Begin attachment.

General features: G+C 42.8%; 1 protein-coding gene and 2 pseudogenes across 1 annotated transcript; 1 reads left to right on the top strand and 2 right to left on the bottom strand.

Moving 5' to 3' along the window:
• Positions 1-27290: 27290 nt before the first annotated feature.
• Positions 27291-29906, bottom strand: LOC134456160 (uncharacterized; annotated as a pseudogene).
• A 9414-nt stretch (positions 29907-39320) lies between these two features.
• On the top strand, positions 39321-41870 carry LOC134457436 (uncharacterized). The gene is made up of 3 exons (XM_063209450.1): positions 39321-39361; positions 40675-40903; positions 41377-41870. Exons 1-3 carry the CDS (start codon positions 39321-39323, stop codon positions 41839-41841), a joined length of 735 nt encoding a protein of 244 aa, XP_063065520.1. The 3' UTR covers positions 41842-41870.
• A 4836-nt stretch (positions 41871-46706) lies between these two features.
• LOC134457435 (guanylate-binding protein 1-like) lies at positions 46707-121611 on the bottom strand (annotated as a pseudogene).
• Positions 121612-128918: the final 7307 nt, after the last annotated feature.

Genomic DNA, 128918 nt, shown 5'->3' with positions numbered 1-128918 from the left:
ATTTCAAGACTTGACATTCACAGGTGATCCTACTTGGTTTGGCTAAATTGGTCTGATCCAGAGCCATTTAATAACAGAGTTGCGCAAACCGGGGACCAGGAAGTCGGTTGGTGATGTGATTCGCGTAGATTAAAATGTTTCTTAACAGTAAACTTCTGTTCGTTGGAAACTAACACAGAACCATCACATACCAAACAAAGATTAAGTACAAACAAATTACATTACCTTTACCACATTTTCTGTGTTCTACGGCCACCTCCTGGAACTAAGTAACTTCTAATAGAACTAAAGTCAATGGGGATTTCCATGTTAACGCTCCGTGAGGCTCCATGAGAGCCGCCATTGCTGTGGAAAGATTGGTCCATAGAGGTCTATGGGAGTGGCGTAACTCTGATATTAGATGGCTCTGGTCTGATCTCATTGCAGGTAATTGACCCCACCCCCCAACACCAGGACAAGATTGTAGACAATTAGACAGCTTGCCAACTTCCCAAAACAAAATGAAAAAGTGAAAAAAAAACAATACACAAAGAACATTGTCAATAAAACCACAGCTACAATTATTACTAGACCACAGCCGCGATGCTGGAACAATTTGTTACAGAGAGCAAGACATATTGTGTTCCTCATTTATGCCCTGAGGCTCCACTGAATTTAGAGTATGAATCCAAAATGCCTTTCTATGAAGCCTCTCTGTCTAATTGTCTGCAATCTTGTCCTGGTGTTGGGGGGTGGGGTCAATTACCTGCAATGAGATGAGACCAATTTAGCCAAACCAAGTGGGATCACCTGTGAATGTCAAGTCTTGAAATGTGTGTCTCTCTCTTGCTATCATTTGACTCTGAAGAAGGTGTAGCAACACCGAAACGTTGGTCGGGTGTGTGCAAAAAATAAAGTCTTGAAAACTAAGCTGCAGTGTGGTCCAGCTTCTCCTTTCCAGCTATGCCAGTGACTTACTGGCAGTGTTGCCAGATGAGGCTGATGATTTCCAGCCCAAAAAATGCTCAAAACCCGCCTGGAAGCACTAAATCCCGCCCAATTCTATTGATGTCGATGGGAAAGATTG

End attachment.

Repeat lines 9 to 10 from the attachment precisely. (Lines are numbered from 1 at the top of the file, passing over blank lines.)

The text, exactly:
• Positions 121612-128918: the final 7307 nt, after the last annotated feature.

Genomic DNA, 128918 nt, shown 5'->3' with positions numbered 1-128918 from the left: